Daily report for 28 February 2023

Resumed 5th Session of the Intergovernmental Conference (IGC) on BBNJ

Delegates attending the resumed fifth session of the Intergovernmental Conference (IGC-5.2) on the Conservation and Sustainable Use of Marine Biodiversity of Areas Beyond National Jurisdiction (BBNJ) continued to consider an updated text during their negotiations on Tuesday, 28 February 2023. Delegates met in two informal-informal consultations in the morning and one in the afternoon. They considered articles related to: area-based management tools (ABMTs), including marine protected areas (MPAs); capacity building and the transfer of marine technology (CB&TT); and cross-cutting issues, specifically related to general provisions, compliance, and dispute settlement.


IGC President Rena Lee invited facilitators of informal-informals and small groups to report back on Monday’s deliberations. Facilitators reported on progress on: MGRs, including questions on benefit-sharing; ABMTs, including MPAs; environmental impact assessments (EIAs;) CB&TT; and cross-cutting issues, including general provisions and dispute settlement. They highlighted that significant progress had been achieved in many parts of the text, including regarding some long-standing disagreements. They emphasized, however, that many important provisions remain undecided, urging for trade-offs and compromises to enable finalizing the draft agreement. IGC President Lee reminded delegates that “the clock is ticking,” and urged them to “focus on the “must-haves” rather than on the “good-to-haves.”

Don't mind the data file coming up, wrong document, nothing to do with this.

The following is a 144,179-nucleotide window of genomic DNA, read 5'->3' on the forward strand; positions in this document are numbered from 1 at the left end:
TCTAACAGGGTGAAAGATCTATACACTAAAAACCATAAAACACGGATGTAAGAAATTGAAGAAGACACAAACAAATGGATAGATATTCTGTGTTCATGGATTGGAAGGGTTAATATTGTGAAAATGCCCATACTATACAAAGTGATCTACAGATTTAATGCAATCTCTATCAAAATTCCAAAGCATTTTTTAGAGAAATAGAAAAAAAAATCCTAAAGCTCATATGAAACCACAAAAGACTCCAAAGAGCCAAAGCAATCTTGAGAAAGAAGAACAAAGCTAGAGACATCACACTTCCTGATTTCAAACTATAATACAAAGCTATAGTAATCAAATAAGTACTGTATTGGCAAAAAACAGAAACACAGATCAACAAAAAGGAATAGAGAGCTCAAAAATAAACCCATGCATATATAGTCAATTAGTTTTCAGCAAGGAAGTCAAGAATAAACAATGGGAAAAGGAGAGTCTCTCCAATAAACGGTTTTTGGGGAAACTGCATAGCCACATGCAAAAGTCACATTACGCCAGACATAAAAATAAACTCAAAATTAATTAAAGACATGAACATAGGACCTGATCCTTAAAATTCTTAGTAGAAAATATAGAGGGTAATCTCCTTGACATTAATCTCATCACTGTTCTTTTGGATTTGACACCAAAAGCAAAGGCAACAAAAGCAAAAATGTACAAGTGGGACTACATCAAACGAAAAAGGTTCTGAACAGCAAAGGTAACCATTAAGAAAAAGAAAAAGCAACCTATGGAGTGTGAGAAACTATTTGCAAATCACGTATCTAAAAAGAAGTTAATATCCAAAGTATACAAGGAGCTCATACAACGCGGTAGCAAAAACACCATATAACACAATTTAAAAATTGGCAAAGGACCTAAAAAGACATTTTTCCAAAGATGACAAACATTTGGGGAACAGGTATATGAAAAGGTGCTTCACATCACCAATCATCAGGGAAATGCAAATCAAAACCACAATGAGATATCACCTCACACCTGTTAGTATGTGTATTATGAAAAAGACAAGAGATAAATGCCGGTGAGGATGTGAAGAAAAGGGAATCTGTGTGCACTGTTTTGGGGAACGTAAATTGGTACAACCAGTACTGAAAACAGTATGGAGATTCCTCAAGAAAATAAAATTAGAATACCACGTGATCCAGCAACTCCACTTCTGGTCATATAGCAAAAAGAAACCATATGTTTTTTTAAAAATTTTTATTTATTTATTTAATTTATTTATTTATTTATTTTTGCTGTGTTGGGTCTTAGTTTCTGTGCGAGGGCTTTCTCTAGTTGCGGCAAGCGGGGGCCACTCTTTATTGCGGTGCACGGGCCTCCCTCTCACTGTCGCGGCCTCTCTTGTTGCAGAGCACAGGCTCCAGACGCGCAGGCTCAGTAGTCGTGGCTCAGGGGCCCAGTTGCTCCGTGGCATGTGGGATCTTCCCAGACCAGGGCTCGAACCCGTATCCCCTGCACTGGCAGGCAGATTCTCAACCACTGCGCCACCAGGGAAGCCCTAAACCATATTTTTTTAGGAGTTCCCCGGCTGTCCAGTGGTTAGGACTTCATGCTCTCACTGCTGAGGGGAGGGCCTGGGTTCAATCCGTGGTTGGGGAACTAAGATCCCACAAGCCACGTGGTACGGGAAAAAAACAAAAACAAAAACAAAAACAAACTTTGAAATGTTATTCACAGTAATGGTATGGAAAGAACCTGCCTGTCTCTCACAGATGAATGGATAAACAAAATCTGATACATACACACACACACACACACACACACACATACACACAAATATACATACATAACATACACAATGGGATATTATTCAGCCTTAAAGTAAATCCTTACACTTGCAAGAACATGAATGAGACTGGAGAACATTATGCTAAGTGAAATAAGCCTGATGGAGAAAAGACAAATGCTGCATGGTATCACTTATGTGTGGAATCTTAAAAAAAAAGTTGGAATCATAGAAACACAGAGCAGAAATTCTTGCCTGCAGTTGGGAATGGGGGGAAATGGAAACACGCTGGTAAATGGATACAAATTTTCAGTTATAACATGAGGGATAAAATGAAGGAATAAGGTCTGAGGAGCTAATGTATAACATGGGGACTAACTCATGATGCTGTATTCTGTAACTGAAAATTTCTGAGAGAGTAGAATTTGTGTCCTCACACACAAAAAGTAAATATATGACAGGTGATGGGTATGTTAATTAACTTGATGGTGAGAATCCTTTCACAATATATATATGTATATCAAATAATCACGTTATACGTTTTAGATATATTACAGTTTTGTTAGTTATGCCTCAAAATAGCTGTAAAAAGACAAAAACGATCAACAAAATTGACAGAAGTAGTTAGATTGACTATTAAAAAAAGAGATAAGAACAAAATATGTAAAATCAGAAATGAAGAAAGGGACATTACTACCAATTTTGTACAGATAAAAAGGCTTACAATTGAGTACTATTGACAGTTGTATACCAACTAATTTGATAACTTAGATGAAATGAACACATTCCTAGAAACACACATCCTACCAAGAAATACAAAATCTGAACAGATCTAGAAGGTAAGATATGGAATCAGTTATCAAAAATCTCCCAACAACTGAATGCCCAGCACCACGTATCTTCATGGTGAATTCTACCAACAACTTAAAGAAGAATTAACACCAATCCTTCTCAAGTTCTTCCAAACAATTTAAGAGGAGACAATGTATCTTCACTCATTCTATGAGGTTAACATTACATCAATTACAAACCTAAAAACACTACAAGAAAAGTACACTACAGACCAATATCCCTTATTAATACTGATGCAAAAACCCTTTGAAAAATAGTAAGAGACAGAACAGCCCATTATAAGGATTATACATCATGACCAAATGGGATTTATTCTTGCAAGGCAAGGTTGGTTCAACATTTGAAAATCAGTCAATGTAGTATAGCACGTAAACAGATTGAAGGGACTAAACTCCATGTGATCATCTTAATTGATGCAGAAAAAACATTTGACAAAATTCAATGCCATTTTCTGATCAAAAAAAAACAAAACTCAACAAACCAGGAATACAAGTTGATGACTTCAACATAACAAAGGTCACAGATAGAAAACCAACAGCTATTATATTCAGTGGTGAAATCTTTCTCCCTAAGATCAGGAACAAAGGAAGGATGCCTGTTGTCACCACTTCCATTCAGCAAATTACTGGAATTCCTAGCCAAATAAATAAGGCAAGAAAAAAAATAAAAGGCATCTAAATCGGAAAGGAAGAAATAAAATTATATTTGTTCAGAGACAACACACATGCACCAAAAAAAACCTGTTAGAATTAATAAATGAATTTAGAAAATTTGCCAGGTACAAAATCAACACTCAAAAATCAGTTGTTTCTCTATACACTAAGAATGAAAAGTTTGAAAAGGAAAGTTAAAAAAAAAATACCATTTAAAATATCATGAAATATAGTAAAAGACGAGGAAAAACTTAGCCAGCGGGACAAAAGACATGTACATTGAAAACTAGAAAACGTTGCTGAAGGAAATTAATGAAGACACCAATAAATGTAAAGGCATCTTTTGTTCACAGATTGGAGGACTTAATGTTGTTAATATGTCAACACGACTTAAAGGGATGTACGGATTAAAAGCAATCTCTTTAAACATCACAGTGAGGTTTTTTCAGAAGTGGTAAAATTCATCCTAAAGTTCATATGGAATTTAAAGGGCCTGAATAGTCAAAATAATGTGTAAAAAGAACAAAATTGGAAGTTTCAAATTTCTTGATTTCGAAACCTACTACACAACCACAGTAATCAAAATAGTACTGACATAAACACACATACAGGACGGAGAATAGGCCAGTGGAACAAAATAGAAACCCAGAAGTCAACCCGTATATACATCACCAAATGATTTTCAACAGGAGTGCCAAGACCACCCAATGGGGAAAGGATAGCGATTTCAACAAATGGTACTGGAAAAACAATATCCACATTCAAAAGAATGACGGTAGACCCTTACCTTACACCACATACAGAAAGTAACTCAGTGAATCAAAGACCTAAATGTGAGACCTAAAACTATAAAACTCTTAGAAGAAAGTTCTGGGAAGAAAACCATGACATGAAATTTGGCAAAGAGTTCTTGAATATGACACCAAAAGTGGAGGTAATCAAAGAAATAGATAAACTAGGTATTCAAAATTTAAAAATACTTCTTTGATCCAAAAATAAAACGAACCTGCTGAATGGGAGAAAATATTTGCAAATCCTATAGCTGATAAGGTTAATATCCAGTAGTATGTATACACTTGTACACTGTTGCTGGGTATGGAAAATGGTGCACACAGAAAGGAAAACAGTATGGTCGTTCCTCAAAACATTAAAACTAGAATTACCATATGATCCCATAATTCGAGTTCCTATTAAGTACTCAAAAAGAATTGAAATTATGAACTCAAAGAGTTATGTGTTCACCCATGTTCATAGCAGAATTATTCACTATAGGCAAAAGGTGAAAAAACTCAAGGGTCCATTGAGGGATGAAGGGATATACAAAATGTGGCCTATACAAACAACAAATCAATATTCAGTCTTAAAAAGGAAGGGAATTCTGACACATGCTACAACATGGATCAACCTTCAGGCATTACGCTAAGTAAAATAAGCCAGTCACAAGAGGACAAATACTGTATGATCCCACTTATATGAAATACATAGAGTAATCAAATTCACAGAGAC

Informal-Informal Discussions 

General Provisions: The session was facilitated by Kurt Davis, Jamaica. Regarding the relationship between this agreement, the Convention, and international frameworks and bodies (IFBs) (article 4), delegates discussed the paragraph foreseeing that this agreement shall be interpreted and applied in a manner that does not undermine IFBs. One regional group indicated a readiness to withdraw their addition of “mutual support” and in turn another was ready to withdraw their proposed addition on “respecting the competences of” IFBs. Two delegations opposed deletion of the latter, with one requesting the addition of text noting that “in case of divergence of interpretation, UN Convention on the Law of the Sea (UNCLOS) provisions and relevant international agreements shall prevail.” They then proposed to instead add a reference to UNCLOS’ implementation agreements to the paragraph on the consistency between this agreement and UNCLOS. A number of regional groups and others warned against the inclusion of implementing agreements alongside the reference to UNCLOS, noting that this agreement itself would be an implementing agreement and that they could not support the creation of a hierarchy in regard to the two pre-existing implementing agreements (UN Fish Stocks Agreement, and the agreement establishing the International Seabed Authority). Facilitator Davis said that due to lack of support, no additions would be made to this paragraph and that the discussion on the relationship with IFBs had been exhaustive and could not be resolved here.